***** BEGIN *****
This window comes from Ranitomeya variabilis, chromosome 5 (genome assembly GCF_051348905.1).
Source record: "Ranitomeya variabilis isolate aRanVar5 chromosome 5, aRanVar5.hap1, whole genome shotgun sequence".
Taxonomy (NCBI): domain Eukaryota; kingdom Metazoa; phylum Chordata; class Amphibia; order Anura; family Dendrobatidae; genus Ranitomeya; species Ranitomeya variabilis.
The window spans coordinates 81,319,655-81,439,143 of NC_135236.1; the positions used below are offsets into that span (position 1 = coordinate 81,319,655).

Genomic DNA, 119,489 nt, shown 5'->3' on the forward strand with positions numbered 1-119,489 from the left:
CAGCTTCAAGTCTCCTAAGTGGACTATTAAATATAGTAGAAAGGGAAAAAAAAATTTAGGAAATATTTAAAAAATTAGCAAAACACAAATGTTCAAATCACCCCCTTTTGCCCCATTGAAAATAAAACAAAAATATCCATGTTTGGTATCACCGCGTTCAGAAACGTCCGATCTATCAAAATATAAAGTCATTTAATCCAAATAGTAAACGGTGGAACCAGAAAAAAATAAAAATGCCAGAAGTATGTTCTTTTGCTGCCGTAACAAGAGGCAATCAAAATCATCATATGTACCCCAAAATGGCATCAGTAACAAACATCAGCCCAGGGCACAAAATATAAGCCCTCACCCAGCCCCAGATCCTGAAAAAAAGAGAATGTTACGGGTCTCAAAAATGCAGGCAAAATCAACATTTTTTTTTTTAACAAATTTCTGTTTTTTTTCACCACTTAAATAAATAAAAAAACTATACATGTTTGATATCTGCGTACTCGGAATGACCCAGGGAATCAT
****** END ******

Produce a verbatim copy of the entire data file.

This window comes from Ranitomeya variabilis, chromosome 5 (genome assembly GCF_051348905.1).
Source record: "Ranitomeya variabilis isolate aRanVar5 chromosome 5, aRanVar5.hap1, whole genome shotgun sequence".
Taxonomy (NCBI): domain Eukaryota; kingdom Metazoa; phylum Chordata; class Amphibia; order Anura; family Dendrobatidae; genus Ranitomeya; species Ranitomeya variabilis.
The window spans coordinates 81,319,655-81,439,143 of NC_135236.1; the positions used below are offsets into that span (position 1 = coordinate 81,319,655).

Genomic DNA, 119,489 nt, shown 5'->3' on the forward strand with positions numbered 1-119,489 from the left:
CAGCTTCAAGTCTCCTAAGTGGACTATTAAATATAGTAGAAAGGGAAAAAAAAATTTAGGAAATATTTAAAAAATTAGCAAAACACAAATGTTCAAATCACCCCCTTTTGCCCCATTGAAAATAAAACAAAAATATCCATGTTTGGTATCACCGCGTTCAGAAACGTCCGATCTATCAAAATATAAAGTCATTTAATCCAAATAGTAAACGGTGGAACCAGAAAAAAATAAAAATGCCAGAAGTATGTTCTTTTGCTGCCGTAACAAGAGGCAATCAAAATCATCATATGTACCCCAAAATGGCATCAGTAACAAACATCAGCCCAGGGCACAAAATATAAGCCCTCACCCAGCCCCAGATCCTGAAAAAAAGAGAATGTTACGGGTCTCAAAAATGCAGGCAAAATCAACATTTTTTTTTTTAACAAATTTCTGTTTTTTTTCACCACTTAAATAAATAAAAAAACTATACATGTTTGATATCTGCGTACTCGGAATGACCCAGGGAATCAT